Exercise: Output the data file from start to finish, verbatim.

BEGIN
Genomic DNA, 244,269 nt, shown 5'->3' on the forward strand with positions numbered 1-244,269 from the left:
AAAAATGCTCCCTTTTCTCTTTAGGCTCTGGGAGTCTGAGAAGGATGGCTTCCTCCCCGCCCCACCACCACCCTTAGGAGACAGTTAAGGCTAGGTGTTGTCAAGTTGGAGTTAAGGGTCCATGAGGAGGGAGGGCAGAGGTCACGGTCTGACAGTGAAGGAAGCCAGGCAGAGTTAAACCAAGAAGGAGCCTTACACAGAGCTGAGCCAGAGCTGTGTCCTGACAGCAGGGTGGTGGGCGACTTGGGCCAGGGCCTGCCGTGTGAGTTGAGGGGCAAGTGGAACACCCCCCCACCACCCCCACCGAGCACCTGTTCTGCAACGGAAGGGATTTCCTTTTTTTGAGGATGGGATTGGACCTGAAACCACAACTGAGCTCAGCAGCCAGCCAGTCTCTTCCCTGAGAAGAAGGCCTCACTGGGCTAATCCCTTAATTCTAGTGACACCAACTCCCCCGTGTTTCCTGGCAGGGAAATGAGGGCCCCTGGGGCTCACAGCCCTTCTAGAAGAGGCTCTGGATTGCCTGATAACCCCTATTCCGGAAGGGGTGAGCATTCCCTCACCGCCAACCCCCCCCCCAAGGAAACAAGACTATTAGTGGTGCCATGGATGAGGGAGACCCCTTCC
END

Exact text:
Genomic DNA, 244,269 nt, shown 5'->3' on the forward strand with positions numbered 1-244,269 from the left:
AAAAATGCTCCCTTTTCTCTTTAGGCTCTGGGAGTCTGAGAAGGATGGCTTCCTCCCCGCCCCACCACCACCCTTAGGAGACAGTTAAGGCTAGGTGTTGTCAAGTTGGAGTTAAGGGTCCATGAGGAGGGAGGGCAGAGGTCACGGTCTGACAGTGAAGGAAGCCAGGCAGAGTTAAACCAAGAAGGAGCCTTACACAGAGCTGAGCCAGAGCTGTGTCCTGACAGCAGGGTGGTGGGCGACTTGGGCCAGGGCCTGCCGTGTGAGTTGAGGGGCAAGTGGAACACCCCCCCACCACCCCCACCGAGCACCTGTTCTGCAACGGAAGGGATTTCCTTTTTTTGAGGATGGGATTGGACCTGAAACCACAACTGAGCTCAGCAGCCAGCCAGTCTCTTCCCTGAGAAGAAGGCCTCACTGGGCTAATCCCTTAATTCTAGTGACACCAACTCCCCCGTGTTTCCTGGCAGGGAAATGAGGGCCCCTGGGGCTCACAGCCCTTCTAGAAGAGGCTCTGGATTGCCTGATAACCCCTATTCCGGAAGGGGTGAGCATTCCCTCACCGCCAACCCCCCCCCCAAGGAAACAAGACTATTAGTGGTGCCATGGATGAGGGAGACCCCTTCC